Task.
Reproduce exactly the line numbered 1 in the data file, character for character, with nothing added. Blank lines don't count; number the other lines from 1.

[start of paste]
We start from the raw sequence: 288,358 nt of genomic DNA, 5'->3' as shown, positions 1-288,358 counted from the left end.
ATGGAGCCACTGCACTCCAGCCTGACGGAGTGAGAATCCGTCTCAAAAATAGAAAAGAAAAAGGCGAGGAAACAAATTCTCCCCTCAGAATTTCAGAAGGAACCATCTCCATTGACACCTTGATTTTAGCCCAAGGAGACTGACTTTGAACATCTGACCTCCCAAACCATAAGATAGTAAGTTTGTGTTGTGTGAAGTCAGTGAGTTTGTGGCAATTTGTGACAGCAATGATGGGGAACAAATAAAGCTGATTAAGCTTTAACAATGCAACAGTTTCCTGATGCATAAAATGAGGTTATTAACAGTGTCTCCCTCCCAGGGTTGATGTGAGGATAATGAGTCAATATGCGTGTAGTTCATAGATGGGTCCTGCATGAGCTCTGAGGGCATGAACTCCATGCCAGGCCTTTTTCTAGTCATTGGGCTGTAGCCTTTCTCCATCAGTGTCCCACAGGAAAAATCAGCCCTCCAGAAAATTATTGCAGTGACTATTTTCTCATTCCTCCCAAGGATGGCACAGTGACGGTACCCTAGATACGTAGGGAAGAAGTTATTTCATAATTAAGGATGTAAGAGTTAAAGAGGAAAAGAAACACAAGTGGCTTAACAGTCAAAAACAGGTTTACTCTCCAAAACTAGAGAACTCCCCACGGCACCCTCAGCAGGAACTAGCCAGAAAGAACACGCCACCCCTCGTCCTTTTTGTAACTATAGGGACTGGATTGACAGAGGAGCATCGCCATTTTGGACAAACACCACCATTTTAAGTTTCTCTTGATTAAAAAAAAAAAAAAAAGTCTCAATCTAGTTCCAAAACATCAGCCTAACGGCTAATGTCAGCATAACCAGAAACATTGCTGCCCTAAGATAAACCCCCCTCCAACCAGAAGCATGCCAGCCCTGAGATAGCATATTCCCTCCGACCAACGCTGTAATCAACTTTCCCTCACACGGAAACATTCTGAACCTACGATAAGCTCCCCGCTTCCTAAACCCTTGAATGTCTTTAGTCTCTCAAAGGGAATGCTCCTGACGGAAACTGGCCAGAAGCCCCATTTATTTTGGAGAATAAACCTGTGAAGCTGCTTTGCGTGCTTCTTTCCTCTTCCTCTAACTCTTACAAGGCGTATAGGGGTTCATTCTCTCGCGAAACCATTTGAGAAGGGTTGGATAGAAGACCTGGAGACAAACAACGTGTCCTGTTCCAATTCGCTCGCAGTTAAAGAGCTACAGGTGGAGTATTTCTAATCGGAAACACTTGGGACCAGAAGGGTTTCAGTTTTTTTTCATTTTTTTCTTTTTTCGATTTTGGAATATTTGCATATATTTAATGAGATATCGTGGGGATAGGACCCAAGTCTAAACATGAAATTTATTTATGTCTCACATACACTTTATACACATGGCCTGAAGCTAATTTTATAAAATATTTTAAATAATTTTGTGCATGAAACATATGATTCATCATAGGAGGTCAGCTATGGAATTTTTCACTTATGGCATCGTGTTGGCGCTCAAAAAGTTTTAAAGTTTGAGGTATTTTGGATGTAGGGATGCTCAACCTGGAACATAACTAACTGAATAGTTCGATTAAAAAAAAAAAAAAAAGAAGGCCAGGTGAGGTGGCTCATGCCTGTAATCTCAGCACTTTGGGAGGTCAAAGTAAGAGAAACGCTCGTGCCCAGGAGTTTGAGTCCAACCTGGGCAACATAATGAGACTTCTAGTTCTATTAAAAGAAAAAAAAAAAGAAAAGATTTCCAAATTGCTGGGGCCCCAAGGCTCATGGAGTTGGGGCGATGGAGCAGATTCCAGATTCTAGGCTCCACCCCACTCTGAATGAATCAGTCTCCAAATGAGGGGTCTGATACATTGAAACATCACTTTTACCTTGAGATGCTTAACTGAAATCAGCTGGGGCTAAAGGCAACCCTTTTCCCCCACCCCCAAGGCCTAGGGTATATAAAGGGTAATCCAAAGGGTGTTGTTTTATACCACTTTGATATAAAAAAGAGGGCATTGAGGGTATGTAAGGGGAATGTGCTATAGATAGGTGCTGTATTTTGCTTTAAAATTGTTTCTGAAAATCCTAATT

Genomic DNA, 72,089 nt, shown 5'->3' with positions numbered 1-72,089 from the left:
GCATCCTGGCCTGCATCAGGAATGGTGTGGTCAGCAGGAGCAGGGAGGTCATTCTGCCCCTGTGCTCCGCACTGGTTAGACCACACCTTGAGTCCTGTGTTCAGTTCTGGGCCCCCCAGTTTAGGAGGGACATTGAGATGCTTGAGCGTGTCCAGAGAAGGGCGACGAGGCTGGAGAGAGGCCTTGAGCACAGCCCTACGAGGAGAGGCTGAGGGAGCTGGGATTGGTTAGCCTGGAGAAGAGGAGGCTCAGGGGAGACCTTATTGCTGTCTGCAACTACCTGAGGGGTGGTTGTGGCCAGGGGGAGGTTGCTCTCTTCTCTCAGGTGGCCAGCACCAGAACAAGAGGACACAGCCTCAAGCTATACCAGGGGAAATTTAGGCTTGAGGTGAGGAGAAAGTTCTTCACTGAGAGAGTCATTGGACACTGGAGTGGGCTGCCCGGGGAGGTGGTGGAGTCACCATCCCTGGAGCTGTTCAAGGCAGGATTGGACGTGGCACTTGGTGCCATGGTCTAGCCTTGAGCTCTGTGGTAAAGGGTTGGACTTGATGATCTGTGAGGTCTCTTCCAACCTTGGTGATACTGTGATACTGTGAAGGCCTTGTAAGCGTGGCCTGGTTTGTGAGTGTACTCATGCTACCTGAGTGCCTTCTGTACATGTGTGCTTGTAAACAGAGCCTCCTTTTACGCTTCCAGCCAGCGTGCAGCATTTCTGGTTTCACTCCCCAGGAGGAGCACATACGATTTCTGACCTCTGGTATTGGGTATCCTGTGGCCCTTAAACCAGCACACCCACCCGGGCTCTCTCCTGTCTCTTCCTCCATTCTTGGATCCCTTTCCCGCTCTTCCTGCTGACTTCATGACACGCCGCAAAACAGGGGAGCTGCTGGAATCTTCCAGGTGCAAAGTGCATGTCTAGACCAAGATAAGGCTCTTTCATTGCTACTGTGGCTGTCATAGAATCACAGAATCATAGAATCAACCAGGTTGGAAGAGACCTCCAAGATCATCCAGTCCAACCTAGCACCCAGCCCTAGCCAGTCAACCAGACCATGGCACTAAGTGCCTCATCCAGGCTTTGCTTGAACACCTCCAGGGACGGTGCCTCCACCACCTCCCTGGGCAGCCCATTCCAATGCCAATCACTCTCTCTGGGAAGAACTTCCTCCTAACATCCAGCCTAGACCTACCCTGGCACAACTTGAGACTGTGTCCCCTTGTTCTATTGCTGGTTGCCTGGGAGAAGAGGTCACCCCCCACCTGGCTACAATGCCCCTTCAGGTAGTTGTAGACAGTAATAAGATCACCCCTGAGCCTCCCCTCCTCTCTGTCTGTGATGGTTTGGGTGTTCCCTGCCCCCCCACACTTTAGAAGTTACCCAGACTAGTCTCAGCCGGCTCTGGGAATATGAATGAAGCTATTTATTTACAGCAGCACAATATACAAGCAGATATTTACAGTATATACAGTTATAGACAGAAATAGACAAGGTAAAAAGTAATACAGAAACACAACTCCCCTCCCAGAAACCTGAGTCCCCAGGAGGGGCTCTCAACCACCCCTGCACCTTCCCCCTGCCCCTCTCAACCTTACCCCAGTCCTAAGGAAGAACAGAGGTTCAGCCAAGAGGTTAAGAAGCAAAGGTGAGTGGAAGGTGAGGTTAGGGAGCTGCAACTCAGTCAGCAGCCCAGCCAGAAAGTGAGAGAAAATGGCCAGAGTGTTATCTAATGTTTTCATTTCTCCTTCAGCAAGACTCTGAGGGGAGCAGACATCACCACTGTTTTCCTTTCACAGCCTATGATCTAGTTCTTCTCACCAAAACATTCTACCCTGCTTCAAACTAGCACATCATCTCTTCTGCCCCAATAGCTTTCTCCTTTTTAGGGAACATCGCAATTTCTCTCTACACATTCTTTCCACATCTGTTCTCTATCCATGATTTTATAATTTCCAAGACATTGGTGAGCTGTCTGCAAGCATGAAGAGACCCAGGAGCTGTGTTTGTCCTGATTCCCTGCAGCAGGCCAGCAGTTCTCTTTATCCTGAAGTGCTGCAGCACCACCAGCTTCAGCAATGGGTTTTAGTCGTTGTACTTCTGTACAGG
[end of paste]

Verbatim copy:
We start from the raw sequence: 288,358 nt of genomic DNA, 5'->3' as shown, positions 1-288,358 counted from the left end.